The Weakening Case for Voter ID in Pennsylvania

Pennsylvania has been trying for almost two years now to download a voter ID law Republican legislators passed into something workable on the ground. They’ve failed at every turn because grassroots organizers have consistently exposed the burdens the law imposes on voters, which courts have taken seriously, and because the state has yet to find a way to administer the law without disenfranchisement being a certified outcome. Now the state wants the court to show it how to implement it legally.

But ever since a ruling from the initial state judge upholding the law, Gov. Tom Corbett’s lawyers have failed to convince judges in three consecutive appeals that a legal solution is possible. The last judge to rule on the law, Commonwealth Court Judge Bernard McGinley, decided it was too onerous to be applied to something as sacred as the right to vote. That ruling came just a few weeks ago, after the first full-trial hearing on the matter (the previous cases were partial hearings to temporarily stop the law).

State officials modified the law at least a half-dozen times throughout all of the trials, including creating a photo ID card issued by the Department of State for voting purposes that is free for those holding specific citizenship documents. But that card has failed to serve its purpose. In the roughly 18 months it’s been available, just over 17,000 cards have been issued. Meanwhile, experts testified that somewhere between 500,000 and 750,000 Pennsylvanians lack the ID necessary to vote.

In his ruling, Judge McGinley said, “Like a house of cards, everything rises and falls upon the legitimacy of the [Department of State] ID,” but that ID “is an unauthorized agency creation, and difficult to obtain.”

Corbett's general counsel, James Schultz took mighty exception to that “house of cards” label, and clung to it throughout his 39-page post-trial brief asking the judge to reconsider his ruling. Corbett hasn’t decided yet whether he’ll appeal, but Schultz’s brief sounds like it’s likely they will if Judge McGinley doesn’t change his mind. Meanwhile, Corbett has spent over $1 million of taxpayer dollars trying to defend this law. Numerous political outlets call him one of the nation’s more vulnerable governors in this year’s elections, if not the most vulnerable alone. If Corbett appeals, it’s either because he thinks voter ID will help him get re-elected (and his GOP colleagues do, in fact, think this) or it’ll be his parting shot to the electorate before they dump him.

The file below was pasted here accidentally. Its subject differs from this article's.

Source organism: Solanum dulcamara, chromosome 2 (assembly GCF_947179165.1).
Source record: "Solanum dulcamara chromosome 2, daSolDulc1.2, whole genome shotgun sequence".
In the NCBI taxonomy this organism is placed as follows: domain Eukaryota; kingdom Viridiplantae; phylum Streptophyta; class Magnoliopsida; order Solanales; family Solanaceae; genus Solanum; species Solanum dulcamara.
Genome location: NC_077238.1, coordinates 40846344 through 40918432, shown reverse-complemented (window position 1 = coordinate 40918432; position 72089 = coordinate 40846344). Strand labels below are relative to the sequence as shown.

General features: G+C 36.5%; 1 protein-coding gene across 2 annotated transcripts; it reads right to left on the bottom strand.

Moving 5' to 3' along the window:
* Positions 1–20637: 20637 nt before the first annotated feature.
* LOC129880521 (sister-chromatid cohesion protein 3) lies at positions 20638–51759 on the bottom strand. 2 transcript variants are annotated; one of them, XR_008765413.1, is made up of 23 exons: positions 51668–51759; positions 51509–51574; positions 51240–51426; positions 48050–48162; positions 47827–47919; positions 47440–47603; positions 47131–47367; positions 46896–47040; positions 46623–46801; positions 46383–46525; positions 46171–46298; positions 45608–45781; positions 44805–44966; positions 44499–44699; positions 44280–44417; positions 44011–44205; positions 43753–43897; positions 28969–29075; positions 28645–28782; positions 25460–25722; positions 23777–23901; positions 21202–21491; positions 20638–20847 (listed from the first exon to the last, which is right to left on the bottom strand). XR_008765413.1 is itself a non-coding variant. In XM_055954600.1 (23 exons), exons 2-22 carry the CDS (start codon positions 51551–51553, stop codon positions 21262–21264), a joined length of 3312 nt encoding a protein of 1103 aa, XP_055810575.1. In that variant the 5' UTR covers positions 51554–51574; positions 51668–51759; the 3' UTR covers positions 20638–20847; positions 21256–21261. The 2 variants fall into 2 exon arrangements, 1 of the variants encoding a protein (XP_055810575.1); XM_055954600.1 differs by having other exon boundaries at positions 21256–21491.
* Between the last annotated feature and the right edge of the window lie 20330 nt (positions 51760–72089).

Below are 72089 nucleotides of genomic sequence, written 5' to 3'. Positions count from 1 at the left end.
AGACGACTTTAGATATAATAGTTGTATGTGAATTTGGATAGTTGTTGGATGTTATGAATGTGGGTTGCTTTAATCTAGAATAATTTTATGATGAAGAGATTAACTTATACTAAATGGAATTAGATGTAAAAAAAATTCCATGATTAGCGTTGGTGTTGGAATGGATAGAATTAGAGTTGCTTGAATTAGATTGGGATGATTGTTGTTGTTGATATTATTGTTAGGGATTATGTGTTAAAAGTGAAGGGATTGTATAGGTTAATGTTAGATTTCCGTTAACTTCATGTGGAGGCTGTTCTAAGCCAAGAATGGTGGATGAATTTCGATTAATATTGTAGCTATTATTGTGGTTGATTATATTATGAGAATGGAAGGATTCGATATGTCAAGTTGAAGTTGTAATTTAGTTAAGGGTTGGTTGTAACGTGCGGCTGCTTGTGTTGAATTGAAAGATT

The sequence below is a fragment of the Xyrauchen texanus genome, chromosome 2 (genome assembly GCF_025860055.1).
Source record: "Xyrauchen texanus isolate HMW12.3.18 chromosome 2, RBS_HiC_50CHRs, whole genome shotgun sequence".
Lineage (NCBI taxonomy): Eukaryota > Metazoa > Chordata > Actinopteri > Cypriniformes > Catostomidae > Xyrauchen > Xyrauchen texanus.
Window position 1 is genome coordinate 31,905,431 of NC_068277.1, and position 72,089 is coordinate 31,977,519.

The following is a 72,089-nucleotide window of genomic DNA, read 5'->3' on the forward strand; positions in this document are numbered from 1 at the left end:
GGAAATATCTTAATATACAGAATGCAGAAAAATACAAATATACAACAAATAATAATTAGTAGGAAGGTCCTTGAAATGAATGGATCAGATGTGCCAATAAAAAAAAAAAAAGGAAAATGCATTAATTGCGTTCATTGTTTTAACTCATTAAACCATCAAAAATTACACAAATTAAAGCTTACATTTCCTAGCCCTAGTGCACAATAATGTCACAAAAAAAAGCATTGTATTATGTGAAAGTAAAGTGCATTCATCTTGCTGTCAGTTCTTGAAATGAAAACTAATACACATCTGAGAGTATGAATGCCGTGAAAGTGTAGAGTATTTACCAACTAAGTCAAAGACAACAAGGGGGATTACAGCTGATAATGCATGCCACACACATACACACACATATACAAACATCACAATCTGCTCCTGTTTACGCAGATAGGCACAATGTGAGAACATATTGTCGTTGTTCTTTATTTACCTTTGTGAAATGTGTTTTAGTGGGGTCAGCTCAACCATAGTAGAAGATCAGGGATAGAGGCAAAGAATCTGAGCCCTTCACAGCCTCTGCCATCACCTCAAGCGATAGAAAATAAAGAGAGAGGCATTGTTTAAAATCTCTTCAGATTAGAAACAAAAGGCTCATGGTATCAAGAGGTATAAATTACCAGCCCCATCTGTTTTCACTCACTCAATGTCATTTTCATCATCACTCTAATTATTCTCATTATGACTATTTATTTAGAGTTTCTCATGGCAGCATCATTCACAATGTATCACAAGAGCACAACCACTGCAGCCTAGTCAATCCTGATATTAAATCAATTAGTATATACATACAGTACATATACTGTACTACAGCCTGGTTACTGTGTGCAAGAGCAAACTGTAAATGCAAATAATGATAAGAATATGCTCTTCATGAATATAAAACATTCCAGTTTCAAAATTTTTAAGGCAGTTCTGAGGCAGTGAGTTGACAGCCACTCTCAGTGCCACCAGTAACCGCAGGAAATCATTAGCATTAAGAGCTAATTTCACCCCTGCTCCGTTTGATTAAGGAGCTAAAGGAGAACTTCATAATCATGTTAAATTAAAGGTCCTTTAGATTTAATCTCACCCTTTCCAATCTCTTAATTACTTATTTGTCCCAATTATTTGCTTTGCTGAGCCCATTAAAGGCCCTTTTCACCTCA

But the current brief asking McGinley to change his verdict exhibits some serious blindspots from state officials, especially along racial lines. Schultz wrote in the brief that if the voter ID law “is to be struck down based on the harm it will cause to qualified electors, the decision should be grounded on evidence showing harm to actual people – not arguments made by lawyers designed to make it sound like some people out there might be hurt by the law’s application.”

I don’t know where Schultz was sitting throughout the multi-part trial, but there were literally dozens of real, living, breathing, “actual” people who testified about how they were unable to get IDs for a whole cornucopia of reasons. I sat through some of the initial trial, and also the appeal to the state supreme court, and I personally listened to witness after witness explain how they were being shafted by state DMV workers. I wrote about some of them here. These people literally testified with their lives.

Meanwhile, expert pollsters Matt Barreto and Gabriel Sanchez from Latino Decisions conducted extensive research in locating the names of hundreds of thousands of voters who’d be harmed by the law. Not to mention the testimony of statistical expert Bernard Siskind, who testified that racial disparities existed among those who lacked ID, “almost beyond a shadow of a doubt.” Color of Change also found a litany of other burdens on people of color and low income.

If the state is disregarding all of this then they are reinforcing the idea that certain people simply do not exist in their eyes, and most of those happen to be people of color. This is also how we might conclude that racism is so baked into this law that it might be impossible to implement without racial disenfranchisement becoming a factor. 

Of course the state is pushing for voter ID to happen even under the complete absence of any evidence showing that the thing it’s supposed to protect us from—voter impersonation fraud—is even a problem. This is a vision problem. Corbett and his legal staff can see imaginary people doing hypothetical things like voting while dead, but can’t see the real life people in front of their face explaining how the law has complicated their lives and compromised their participation in democracy. 

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